there is either no solution or only one possible value of i_{1}
that will satisfy Eq. (1).
It is easy to show that for a solution of Eq. (2) to exist,
we must have:

n+h1
a = ——————— [a is an integer, p>1],
p1 
(6)

since (n+h1)÷(p1)×p=
(n+h1)÷(p1)+s+(nr1). We therefore have from Eq.
(2):

n+h1
g(n,p) = ———————×p.
p1

(7)

It follows that for given
values of i_{2}, i_{3}, ..., i_{n}, the
values for f_{1}, f_{2}, ..., f_{r}, s, p
and r are defined and there is a unique solution if:
n ≡ 0 (mod 1) if
p=2, n ≡ ph (mod p1) if p>2,

(8)

no solution otherwise.
Q.E.D.
THEOREM 2:
For given values of n, s and p, there could be more than one
representation for g(n,p), but all with the same value of r.
For example:
g(558,72)= 576= 8+6+6+2+1×554= 8×6×6×2 and g(558,72)= 576=
8+8+3+3+1×554= 8×8×3×3.
The only way to satisfy Eq. (8) with another value r' would
be to have n+sr'1 ≡ 0 (mod p1) with r'=r+m×(p1) [m a positive
integer]. From Eq. (5) p≥2r' we obtain the condition
p≥2(r+m(p1)) which is never satisfied. There is therefore
no other value of r satisfying Eq. (8).
Q.E.D.
THEOREM 3: For given values of n, r and
p, there could be more than one representation for g(n,p), but all
with the same value of s.
The only way to satisfy Eq. (8) with another value s' would
be to have n+s'r1 ≡ 0 (mod p1) with s'=s+m×(p1) [m a positive
integer]. From Eq. (5) p≥s' we obtain the condition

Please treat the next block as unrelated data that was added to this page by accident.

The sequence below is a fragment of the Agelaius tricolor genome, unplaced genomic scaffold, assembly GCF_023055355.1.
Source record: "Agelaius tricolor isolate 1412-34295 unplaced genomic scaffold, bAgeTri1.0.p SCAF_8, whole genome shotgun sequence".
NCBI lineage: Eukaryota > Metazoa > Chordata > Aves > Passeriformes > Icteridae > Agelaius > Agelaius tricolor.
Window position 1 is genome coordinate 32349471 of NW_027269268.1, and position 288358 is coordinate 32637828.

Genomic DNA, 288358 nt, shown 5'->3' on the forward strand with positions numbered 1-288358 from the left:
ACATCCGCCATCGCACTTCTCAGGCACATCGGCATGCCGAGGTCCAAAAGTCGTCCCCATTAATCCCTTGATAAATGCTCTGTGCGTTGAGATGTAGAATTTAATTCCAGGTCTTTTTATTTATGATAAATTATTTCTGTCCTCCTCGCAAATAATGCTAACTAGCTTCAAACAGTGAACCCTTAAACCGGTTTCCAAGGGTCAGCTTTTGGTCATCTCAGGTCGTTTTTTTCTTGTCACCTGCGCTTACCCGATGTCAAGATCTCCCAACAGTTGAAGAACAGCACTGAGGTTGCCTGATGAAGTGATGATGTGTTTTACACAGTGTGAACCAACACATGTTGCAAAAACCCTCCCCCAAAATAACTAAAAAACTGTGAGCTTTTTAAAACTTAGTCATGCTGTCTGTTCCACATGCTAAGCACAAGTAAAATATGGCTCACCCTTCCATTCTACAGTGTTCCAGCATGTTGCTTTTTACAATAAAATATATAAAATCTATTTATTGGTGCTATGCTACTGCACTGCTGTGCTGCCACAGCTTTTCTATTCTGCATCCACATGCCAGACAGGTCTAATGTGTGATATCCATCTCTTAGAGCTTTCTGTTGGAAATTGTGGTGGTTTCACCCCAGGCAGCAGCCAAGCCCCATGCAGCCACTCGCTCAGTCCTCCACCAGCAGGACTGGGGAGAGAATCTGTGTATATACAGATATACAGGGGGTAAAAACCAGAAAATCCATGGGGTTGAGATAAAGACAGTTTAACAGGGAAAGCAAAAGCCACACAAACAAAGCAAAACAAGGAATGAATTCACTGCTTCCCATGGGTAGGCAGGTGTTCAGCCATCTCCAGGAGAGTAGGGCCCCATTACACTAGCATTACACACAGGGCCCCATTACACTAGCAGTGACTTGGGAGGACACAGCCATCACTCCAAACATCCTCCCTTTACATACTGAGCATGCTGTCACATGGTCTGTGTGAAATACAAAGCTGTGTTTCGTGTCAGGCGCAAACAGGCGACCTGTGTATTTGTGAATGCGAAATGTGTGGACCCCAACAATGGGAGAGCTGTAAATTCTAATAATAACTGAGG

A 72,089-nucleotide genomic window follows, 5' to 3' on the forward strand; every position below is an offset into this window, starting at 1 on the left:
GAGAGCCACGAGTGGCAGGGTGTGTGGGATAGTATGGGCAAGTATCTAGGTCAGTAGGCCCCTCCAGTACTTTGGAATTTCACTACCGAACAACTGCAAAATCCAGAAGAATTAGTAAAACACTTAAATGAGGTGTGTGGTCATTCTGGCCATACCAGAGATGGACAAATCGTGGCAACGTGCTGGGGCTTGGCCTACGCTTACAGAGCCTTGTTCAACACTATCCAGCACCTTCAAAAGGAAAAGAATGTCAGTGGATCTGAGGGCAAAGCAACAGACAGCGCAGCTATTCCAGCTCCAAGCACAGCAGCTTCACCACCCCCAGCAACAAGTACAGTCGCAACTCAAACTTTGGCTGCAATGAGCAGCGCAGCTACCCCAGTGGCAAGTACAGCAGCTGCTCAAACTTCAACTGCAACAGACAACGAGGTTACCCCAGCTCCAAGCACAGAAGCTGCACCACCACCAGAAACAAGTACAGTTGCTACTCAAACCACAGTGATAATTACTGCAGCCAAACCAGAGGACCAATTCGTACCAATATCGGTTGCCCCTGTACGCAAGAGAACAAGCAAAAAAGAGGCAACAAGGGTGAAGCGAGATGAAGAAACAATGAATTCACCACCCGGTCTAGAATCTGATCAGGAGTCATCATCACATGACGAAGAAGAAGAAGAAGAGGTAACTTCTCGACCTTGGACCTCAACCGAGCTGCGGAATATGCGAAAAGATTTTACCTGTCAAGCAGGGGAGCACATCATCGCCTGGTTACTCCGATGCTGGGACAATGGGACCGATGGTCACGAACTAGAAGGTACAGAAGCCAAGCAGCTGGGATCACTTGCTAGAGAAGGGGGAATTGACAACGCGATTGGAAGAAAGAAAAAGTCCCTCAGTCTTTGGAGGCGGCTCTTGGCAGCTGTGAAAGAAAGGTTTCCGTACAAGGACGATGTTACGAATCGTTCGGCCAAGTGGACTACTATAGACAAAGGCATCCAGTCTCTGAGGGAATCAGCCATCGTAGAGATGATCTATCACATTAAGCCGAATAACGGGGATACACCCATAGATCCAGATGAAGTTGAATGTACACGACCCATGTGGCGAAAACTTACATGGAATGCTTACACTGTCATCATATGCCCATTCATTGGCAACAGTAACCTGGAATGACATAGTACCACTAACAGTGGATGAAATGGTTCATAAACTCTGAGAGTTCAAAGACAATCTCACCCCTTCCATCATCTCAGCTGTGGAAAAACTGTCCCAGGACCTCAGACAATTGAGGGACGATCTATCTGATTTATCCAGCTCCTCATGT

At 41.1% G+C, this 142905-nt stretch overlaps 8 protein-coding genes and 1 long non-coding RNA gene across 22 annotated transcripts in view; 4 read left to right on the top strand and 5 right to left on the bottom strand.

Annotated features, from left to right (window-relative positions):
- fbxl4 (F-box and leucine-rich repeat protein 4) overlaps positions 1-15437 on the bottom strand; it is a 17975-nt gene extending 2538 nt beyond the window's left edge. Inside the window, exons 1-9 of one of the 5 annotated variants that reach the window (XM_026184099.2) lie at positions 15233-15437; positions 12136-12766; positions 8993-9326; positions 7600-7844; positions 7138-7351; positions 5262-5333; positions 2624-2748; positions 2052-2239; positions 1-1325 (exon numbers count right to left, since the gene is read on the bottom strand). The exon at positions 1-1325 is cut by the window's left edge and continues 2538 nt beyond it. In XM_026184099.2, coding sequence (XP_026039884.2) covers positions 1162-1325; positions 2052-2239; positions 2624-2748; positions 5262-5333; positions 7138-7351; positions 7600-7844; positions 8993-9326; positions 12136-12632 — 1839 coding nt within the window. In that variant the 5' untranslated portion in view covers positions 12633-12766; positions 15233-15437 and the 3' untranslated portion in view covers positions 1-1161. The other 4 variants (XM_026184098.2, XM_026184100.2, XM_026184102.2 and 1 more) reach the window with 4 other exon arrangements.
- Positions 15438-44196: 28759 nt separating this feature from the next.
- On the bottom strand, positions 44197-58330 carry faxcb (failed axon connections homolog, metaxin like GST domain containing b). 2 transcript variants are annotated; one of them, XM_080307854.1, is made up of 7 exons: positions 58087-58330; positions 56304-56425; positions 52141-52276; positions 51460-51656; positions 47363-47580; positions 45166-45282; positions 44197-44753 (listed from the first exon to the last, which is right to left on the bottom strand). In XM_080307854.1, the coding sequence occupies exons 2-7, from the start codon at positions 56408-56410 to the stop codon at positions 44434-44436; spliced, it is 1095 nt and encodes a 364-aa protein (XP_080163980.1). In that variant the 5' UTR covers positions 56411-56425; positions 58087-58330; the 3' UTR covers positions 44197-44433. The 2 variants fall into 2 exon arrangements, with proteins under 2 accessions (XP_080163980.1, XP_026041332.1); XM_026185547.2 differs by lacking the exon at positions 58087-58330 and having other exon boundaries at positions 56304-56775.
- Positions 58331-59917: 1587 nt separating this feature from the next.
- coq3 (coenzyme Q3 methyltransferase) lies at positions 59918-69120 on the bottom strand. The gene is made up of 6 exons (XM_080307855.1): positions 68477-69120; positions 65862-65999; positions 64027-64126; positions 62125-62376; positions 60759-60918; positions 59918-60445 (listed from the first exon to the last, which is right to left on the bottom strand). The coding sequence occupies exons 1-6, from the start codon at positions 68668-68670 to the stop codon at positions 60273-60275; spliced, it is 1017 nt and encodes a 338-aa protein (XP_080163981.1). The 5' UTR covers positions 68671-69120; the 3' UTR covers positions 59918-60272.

p≥s+m(p1) which is never satisfied. There is therefore no
other value of s satisfying Eq. (8).
Q.E.D.
Note that if n, r and s are given, there could be more than
one values of p that would satisfy Eq. (8). For example:
g(53,8)= 64= 8+4+2+1×50 but g(53,9)= 63= 7+3+3+1×50.
THEOREM 4:
For a given n and p, the value h=sr is the same for any solution
of Eq. (2). The value of g(n,p) is completely determined by
n and p.
For example:
g(275,48)= 288= 6+4+4+3+1×271, h=8, and g(275,48)= 288=
6+6+2+2+2+1×270, h=8.
We can simply rewrite Eq. (8) as: h+n ≡ 1 (mod p1).
There is no other solution of the form h'=h+m×(p1) since from Eq.
(5), h'<p. From Eq. (7) follows that the value of g(n,p)
is completely determined by n and p.
Q.E.D.
THEOREM 5:
For a given n, there is always a solution which is of the form:
n+2+1+... =
n×2×1×... = 2n.
Using Eq. (8) with r=1, s=2 and p=2, n ≡ 0 (mod 1), that
is, any n gives a solution to Eq. (1).
Q.E.D.
III. USEFUL RELATIONS
THEOREM 6:
Given a value for n, the largest value g(n,p) can take is 2n.
Since a=(n+h1)÷(p1) and a≥f_{1} (Eqs. (2) and
(6)), we find:
We want to confirm
that:
g(n,p)= a×p=

n+h1
———————×p ≤ 2n.
p1 
(10)

We can simplify Eq. (10) to
get:
Eq. (11) should hold true for
all values of n satisfying Eq. (9). We have then:
(h1)×p ≤
(f_{1}×(p1)h+1)×(p2).

(12)

A few simplifications of Eq.
(12) gives:
f_{1}×(p2)
≥
2×(h1). 
(13)

Starting from:
f_{b}×(p_{b}2)
≥
2×(h_{b}1) [b<r]. 
(14)

where: p_{b}=f_{b}×f_{b+1}×...×f_{r},
h_{b}=s_{b}r_{b}, s_{b}=f_{b}+f_{b+1}+...+f_{r}
and r_{b}=rb+1, we obtain:
f_{b}×(f_{b}p_{b+1}4)+2
≥
2×(h_{b+1}1).
Since f_{b}≥f_{b+1}≥2
and
p_{b+1}>1, it is easy to see that f_{b}×(f_{b}p_{b+1}4)+2 ≥
f_{b+1}×(p_{b+1}2). The relation:
f_{b}×(f_{b}p_{b+1}4)+2
≥
f_{b+1}×(p_{b+1}2) ≥ 2×(h_{b+1}1)
[b<r, p_{b+1}>1]
is true if:
f_{b+1}×(p_{b+1}2)
≥
2×(h_{b+1}1). 
(15)

Eq. (15) is Eq. (14) with the
first factor f_{b} removed.
It is easy to show that Eq. (14) is true for b=r since s_{r}=p_{r}=f_{r}
and h_{r}=f_{r}1:
f_{r}×(f_{r}2)
≥
2×(f_{r}2). 
(16)

This is true since f_{r}≥2.
We
now recursively show that if Eq. (16) is true, Eq. (14) is true
for b=r1, b=r2, etc. Eq. (14) is therefore true for b=1
which corresponds to Eq. (13). Thus Eq. (11) is true which
leads to:
Q.E.D.
IV. SOLUTIONS TO
g(n,p)<2n
Details about each step of the calculation are given at
this page: long.html.
... to be continued ...
Updated last: 2020522